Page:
The combination of Suboxone and Xanax is not recommendable. It can result in serious health effects, including death. If prescribed either medication by a provider, patients must be honest about already using the other. It is also important to ask the pharmacist about potential drug interactions with any other medications currently in use. Misuse of either substance comes with risks that can cause harm. 

A woman holding a glass of water and a pill, symbolizing treatments like Suboxone and Xanax. The image reflects the serious nature of managing medications in recovery.

Can You Take Xanax While on Suboxone? 

In short, yes — but only in extreme circumstances under strict supervision. Medical providers are aware of the dangers of mixing drugs simultaneously, so they actively avoid prescribing them together. After all, benzodiazepines are not the only medications that effectively treat anxiety.  

One study showed that participants are slightly more likely to continue treatment when taking both drugs than Suboxone alone. While that means less of a chance for relapse, there’s another risk involved. The same study showed taking both medications can make a person three times more likely to die of an overdose. Also, they are two times more likely to die in other situations, probably due to the respiratory issues this drug combination can cause.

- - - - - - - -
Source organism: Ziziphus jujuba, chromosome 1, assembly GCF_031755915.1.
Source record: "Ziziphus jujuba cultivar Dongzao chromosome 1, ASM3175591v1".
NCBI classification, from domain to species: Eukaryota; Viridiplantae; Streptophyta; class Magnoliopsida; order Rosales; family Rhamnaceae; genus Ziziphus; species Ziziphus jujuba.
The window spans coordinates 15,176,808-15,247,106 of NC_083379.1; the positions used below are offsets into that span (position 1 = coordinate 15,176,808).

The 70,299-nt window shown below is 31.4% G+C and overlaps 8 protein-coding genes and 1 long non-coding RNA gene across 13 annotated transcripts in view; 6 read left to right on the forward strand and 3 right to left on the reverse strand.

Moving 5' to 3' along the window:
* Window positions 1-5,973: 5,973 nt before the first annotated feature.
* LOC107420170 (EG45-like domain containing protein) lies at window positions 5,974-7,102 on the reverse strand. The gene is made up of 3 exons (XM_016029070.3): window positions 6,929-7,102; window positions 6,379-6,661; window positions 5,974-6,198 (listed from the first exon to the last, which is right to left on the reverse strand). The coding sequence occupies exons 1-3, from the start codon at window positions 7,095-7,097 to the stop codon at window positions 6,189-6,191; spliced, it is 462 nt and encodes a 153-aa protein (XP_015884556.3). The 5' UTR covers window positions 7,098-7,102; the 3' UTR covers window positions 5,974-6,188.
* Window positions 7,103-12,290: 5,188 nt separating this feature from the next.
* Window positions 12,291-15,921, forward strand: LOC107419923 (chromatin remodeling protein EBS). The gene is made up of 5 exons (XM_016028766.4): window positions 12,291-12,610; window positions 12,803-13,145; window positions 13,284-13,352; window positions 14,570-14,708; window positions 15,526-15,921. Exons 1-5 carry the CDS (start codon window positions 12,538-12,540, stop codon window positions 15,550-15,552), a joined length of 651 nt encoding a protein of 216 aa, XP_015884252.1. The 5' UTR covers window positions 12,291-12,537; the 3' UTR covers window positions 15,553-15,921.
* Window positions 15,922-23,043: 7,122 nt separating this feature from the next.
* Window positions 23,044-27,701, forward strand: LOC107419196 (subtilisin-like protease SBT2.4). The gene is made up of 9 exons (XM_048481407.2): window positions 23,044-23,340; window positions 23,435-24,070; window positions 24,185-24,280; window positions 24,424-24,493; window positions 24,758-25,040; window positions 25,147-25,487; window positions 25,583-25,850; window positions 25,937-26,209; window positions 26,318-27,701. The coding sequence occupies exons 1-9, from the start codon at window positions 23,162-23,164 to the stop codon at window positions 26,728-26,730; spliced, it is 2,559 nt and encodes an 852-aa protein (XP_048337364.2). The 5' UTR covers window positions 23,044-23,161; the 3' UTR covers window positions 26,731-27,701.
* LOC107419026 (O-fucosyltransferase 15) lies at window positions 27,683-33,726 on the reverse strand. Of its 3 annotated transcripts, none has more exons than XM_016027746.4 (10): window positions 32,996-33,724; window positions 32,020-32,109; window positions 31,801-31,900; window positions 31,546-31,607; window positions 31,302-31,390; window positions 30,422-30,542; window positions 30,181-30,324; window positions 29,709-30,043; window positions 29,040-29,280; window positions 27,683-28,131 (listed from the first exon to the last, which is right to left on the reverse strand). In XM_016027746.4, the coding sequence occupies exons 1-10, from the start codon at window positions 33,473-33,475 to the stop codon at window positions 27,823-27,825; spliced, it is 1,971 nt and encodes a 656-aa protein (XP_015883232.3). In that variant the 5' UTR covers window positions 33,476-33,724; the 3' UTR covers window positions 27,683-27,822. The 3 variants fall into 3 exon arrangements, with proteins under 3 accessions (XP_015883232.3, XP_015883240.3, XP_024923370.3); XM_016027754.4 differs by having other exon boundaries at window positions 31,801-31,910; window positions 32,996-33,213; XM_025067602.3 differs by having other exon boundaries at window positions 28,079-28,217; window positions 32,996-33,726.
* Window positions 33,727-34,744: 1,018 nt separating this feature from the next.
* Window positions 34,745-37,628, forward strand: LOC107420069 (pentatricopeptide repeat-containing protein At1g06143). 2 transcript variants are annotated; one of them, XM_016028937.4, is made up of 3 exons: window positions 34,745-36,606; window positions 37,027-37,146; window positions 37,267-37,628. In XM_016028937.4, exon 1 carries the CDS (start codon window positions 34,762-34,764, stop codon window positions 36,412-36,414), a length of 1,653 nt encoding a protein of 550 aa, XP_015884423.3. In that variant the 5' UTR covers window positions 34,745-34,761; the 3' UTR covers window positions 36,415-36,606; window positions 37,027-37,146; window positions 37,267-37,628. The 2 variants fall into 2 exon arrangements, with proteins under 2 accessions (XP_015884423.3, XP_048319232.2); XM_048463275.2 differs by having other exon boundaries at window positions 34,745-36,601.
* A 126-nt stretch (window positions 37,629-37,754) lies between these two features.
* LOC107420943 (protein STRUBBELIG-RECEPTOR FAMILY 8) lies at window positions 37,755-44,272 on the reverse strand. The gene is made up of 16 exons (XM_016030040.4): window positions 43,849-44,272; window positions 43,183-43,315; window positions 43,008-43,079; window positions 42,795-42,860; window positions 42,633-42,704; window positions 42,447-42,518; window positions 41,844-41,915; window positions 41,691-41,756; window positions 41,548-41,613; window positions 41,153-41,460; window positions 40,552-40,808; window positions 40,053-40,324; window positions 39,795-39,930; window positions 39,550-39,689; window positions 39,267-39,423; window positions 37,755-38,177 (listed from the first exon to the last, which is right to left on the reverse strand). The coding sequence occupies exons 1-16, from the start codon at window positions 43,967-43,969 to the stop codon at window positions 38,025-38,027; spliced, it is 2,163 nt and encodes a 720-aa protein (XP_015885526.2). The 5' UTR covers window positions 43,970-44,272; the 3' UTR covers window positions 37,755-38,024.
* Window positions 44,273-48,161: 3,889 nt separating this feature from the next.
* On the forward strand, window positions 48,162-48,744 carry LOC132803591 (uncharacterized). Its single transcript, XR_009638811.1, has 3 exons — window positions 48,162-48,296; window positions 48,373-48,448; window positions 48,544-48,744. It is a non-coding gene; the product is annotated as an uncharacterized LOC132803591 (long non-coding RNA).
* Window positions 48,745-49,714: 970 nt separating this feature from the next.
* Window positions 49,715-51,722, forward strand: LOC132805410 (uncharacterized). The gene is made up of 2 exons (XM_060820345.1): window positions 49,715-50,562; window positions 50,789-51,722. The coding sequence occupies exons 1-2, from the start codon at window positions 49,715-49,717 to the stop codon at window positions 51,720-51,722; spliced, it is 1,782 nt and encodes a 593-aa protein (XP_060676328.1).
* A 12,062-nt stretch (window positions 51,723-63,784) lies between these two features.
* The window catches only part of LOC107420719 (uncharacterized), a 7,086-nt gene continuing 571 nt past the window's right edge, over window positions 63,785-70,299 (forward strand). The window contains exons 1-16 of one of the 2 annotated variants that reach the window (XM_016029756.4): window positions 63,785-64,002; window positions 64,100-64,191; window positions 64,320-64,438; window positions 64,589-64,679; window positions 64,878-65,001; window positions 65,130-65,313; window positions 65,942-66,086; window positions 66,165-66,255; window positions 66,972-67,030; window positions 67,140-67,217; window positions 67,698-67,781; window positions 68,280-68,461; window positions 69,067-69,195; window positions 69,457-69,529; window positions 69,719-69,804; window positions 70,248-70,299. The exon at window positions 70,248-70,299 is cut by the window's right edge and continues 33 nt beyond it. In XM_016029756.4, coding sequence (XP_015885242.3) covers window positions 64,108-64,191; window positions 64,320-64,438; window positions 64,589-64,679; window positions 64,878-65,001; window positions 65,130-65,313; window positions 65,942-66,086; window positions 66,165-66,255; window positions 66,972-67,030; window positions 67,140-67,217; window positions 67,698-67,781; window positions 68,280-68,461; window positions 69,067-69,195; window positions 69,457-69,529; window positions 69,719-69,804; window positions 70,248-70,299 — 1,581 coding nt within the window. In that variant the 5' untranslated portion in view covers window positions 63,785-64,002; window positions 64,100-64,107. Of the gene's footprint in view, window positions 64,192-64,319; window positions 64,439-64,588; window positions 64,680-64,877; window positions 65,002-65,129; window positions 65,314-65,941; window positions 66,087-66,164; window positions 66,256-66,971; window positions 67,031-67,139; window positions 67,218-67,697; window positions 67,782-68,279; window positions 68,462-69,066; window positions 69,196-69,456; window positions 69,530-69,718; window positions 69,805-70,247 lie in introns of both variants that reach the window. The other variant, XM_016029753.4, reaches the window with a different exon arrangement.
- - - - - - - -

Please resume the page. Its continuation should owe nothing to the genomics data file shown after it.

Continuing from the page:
Keeping the study in mind, this combination of drugs is not suitable for the vast majority of users. However, in cases of extreme anxiety, calculated risks may be involved. Noting the ineffectiveness of other medications or the extremely high risk of treatment deviance, a doctor may prescribe both medicines. This can give someone a better chance of recovering from addiction and feeling less affected by their anxiety. 

What Anxiety Medication Is Safe to Take With Suboxone?